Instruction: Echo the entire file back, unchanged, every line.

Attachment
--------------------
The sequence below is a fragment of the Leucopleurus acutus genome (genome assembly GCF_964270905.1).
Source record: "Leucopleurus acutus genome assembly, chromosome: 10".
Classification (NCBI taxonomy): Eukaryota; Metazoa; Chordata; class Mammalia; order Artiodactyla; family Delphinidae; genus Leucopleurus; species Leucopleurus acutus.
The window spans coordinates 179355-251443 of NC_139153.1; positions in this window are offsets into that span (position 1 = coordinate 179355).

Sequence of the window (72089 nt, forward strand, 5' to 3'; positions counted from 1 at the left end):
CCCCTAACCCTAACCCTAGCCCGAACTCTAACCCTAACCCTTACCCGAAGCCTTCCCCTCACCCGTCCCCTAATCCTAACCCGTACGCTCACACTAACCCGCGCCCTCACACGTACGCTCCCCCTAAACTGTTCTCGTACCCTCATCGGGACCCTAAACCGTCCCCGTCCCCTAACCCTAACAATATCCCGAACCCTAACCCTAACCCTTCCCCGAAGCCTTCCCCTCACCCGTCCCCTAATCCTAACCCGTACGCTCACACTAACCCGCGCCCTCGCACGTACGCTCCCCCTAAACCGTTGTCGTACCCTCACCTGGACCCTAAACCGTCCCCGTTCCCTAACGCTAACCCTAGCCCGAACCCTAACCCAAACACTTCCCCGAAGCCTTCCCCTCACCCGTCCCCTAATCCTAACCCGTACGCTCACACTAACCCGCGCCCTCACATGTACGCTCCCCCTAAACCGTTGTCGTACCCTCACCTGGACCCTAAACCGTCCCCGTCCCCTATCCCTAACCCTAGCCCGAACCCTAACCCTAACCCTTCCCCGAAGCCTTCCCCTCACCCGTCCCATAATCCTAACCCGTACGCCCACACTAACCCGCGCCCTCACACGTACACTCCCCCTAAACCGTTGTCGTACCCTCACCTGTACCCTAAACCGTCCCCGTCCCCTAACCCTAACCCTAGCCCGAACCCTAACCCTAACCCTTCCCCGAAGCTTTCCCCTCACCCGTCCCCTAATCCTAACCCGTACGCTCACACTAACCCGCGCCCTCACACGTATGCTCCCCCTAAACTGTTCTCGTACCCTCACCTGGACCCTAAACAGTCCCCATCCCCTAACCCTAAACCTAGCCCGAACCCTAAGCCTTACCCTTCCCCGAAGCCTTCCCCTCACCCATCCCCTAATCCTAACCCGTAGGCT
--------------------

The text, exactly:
The sequence below is a fragment of the Leucopleurus acutus genome (genome assembly GCF_964270905.1).
Source record: "Leucopleurus acutus genome assembly, chromosome: 10".
Classification (NCBI taxonomy): Eukaryota; Metazoa; Chordata; class Mammalia; order Artiodactyla; family Delphinidae; genus Leucopleurus; species Leucopleurus acutus.
The window spans coordinates 179355-251443 of NC_139153.1; positions in this window are offsets into that span (position 1 = coordinate 179355).

Sequence of the window (72089 nt, forward strand, 5' to 3'; positions counted from 1 at the left end):
CCCCTAACCCTAACCCTAGCCCGAACTCTAACCCTAACCCTTACCCGAAGCCTTCCCCTCACCCGTCCCCTAATCCTAACCCGTACGCTCACACTAACCCGCGCCCTCACACGTACGCTCCCCCTAAACTGTTCTCGTACCCTCATCGGGACCCTAAACCGTCCCCGTCCCCTAACCCTAACAATATCCCGAACCCTAACCCTAACCCTTCCCCGAAGCCTTCCCCTCACCCGTCCCCTAATCCTAACCCGTACGCTCACACTAACCCGCGCCCTCGCACGTACGCTCCCCCTAAACCGTTGTCGTACCCTCACCTGGACCCTAAACCGTCCCCGTTCCCTAACGCTAACCCTAGCCCGAACCCTAACCCAAACACTTCCCCGAAGCCTTCCCCTCACCCGTCCCCTAATCCTAACCCGTACGCTCACACTAACCCGCGCCCTCACATGTACGCTCCCCCTAAACCGTTGTCGTACCCTCACCTGGACCCTAAACCGTCCCCGTCCCCTATCCCTAACCCTAGCCCGAACCCTAACCCTAACCCTTCCCCGAAGCCTTCCCCTCACCCGTCCCATAATCCTAACCCGTACGCCCACACTAACCCGCGCCCTCACACGTACACTCCCCCTAAACCGTTGTCGTACCCTCACCTGTACCCTAAACCGTCCCCGTCCCCTAACCCTAACCCTAGCCCGAACCCTAACCCTAACCCTTCCCCGAAGCTTTCCCCTCACCCGTCCCCTAATCCTAACCCGTACGCTCACACTAACCCGCGCCCTCACACGTATGCTCCCCCTAAACTGTTCTCGTACCCTCACCTGGACCCTAAACAGTCCCCATCCCCTAACCCTAAACCTAGCCCGAACCCTAAGCCTTACCCTTCCCCGAAGCCTTCCCCTCACCCATCCCCTAATCCTAACCCGTAGGCT